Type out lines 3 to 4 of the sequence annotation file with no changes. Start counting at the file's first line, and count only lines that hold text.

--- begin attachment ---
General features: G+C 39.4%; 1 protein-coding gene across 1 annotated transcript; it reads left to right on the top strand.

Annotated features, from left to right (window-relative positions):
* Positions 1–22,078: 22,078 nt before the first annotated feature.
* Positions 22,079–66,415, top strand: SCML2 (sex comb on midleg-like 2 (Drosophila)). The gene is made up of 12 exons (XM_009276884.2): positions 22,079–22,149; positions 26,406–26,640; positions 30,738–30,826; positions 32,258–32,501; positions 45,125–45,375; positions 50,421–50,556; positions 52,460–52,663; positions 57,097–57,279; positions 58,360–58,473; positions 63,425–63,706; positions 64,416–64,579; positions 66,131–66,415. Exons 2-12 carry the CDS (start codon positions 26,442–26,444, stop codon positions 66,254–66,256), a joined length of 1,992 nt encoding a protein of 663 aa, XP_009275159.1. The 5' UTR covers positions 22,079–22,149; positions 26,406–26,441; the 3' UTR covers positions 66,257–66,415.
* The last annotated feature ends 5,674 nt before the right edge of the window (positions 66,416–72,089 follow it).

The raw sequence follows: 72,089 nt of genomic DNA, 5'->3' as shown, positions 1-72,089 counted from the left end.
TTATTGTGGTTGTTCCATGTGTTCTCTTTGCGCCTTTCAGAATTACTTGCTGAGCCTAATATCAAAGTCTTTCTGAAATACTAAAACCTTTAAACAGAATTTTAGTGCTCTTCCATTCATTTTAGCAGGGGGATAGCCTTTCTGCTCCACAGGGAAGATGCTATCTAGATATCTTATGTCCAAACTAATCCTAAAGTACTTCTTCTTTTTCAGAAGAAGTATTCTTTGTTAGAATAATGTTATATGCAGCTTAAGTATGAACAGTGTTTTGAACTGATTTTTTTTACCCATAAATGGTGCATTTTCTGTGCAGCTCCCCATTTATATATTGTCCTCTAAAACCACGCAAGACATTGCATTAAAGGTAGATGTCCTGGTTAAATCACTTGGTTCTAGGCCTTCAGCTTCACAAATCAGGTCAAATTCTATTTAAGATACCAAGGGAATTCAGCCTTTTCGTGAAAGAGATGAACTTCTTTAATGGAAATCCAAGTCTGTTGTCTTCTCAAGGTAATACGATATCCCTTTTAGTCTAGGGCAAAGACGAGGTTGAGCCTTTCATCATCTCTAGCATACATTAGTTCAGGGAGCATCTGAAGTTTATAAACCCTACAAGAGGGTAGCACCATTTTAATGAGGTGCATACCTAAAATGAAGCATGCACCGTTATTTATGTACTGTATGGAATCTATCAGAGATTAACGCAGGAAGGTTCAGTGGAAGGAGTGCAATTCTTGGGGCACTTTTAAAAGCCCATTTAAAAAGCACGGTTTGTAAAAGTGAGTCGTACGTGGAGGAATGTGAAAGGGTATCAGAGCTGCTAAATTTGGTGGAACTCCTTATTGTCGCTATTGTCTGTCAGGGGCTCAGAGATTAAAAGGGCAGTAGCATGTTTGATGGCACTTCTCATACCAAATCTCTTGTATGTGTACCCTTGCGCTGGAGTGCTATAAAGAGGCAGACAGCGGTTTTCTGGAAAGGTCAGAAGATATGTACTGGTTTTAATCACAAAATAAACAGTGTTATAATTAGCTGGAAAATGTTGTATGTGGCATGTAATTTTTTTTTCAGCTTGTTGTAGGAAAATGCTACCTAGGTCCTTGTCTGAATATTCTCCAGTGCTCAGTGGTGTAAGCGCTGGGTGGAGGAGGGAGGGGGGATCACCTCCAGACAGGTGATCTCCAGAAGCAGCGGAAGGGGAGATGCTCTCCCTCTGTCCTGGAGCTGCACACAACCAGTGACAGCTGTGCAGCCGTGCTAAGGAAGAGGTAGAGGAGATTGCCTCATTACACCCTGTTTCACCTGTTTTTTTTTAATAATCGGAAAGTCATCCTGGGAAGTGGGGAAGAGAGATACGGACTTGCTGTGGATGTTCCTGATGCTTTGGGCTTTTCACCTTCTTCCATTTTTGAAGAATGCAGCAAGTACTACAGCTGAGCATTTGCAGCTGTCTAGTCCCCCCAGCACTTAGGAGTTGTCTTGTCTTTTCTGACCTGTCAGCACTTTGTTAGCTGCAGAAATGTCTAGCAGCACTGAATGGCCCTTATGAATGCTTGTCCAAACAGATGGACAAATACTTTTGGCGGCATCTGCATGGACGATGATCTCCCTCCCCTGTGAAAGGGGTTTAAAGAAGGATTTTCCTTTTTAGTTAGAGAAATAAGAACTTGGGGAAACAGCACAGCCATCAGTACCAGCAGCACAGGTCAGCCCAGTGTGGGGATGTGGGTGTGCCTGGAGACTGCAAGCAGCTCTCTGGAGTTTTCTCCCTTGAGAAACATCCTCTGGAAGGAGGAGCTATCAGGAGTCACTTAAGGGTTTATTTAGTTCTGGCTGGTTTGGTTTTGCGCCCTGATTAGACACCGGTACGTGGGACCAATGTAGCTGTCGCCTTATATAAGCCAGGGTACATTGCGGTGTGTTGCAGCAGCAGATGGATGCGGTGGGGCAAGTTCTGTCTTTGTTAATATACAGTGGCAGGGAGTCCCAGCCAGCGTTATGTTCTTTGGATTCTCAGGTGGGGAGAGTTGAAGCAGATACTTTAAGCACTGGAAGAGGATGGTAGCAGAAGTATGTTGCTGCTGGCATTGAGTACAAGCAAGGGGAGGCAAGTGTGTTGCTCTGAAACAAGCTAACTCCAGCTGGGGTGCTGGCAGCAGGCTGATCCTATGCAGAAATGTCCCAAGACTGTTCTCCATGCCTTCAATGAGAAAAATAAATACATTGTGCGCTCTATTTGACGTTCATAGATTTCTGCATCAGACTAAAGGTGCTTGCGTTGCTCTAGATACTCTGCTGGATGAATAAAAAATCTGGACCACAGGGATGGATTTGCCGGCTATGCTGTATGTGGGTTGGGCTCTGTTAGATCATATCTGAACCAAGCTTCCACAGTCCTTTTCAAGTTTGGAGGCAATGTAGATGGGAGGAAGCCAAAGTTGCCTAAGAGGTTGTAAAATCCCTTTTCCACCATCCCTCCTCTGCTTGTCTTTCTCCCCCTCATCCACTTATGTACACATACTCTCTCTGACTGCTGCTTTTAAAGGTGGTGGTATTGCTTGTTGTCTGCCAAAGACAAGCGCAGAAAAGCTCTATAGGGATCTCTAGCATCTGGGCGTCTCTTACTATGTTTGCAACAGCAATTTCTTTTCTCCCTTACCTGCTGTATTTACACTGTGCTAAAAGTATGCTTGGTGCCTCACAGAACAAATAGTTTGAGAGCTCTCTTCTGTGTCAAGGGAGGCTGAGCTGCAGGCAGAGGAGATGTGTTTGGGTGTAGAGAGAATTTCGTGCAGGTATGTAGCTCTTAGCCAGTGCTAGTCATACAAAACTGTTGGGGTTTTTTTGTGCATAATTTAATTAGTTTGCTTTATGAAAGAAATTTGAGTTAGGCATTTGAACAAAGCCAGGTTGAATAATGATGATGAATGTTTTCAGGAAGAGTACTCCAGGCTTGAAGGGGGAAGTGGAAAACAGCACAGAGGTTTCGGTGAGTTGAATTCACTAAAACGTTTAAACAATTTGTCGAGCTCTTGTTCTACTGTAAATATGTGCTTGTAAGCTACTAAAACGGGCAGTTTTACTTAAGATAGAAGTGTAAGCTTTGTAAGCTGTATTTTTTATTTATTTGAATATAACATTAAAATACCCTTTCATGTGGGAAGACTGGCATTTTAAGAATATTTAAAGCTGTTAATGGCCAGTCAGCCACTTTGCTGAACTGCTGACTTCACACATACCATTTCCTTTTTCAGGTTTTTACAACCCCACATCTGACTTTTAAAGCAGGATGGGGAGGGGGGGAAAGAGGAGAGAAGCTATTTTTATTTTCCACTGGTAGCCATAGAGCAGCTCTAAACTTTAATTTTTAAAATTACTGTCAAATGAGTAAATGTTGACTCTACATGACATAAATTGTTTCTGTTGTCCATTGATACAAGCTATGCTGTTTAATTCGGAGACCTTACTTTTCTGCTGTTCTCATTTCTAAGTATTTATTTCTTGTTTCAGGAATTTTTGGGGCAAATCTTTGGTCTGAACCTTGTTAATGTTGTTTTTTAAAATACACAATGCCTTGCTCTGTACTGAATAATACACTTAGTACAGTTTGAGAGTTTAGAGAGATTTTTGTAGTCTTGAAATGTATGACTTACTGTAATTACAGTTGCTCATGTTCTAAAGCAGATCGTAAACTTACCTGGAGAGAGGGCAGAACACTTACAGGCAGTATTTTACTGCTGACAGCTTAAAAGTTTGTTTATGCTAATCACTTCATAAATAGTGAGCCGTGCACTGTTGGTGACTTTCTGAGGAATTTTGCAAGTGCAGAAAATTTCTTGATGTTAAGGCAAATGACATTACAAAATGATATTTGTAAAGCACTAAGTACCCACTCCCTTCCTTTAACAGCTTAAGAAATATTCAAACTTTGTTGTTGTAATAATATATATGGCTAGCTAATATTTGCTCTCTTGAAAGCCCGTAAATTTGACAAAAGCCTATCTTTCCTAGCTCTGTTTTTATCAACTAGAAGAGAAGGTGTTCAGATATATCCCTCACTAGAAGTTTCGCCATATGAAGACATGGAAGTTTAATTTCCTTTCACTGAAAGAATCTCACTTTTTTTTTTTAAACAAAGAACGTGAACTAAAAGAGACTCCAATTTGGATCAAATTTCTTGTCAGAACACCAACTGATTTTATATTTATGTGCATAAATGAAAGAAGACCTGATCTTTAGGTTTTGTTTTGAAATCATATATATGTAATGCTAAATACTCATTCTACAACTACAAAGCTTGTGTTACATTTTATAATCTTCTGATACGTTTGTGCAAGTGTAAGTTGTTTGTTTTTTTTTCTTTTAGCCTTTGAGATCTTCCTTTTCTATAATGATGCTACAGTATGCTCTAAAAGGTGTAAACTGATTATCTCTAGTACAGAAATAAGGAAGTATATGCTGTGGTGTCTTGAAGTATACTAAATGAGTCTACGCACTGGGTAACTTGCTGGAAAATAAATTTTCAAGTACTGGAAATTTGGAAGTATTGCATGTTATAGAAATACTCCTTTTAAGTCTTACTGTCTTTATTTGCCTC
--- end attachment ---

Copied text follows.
* Positions 1–22,078: 22,078 nt before the first annotated feature.
* Positions 22,079–66,415, top strand: SCML2 (sex comb on midleg-like 2 (Drosophila)). The gene is made up of 12 exons (XM_009276884.2): positions 22,079–22,149; positions 26,406–26,640; positions 30,738–30,826; positions 32,258–32,501; positions 45,125–45,375; positions 50,421–50,556; positions 52,460–52,663; positions 57,097–57,279; positions 58,360–58,473; positions 63,425–63,706; positions 64,416–64,579; positions 66,131–66,415. Exons 2-12 carry the CDS (start codon positions 26,442–26,444, stop codon positions 66,254–66,256), a joined length of 1,992 nt encoding a protein of 663 aa, XP_009275159.1. The 5' UTR covers positions 22,079–22,149; positions 26,406–26,441; the 3' UTR covers positions 66,257–66,415.